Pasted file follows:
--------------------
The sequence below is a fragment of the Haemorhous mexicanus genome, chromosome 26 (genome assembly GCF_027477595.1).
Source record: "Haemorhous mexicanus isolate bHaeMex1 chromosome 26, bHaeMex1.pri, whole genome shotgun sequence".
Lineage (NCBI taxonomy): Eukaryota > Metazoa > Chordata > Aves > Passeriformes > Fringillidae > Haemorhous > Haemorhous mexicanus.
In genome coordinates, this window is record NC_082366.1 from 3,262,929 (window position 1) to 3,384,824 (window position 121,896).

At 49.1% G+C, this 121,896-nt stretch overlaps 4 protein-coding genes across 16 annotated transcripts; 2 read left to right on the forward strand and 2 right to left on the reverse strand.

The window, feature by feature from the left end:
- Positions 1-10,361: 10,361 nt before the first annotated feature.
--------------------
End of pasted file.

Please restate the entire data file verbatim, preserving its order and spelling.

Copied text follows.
The sequence below is a fragment of the Haemorhous mexicanus genome, chromosome 26 (genome assembly GCF_027477595.1).
Source record: "Haemorhous mexicanus isolate bHaeMex1 chromosome 26, bHaeMex1.pri, whole genome shotgun sequence".
Lineage (NCBI taxonomy): Eukaryota > Metazoa > Chordata > Aves > Passeriformes > Fringillidae > Haemorhous > Haemorhous mexicanus.
In genome coordinates, this window is record NC_082366.1 from 3,262,929 (window position 1) to 3,384,824 (window position 121,896).

At 49.1% G+C, this 121,896-nt stretch overlaps 4 protein-coding genes across 16 annotated transcripts; 2 read left to right on the forward strand and 2 right to left on the reverse strand.

The window, feature by feature from the left end:
- Positions 1-10,361: 10,361 nt before the first annotated feature.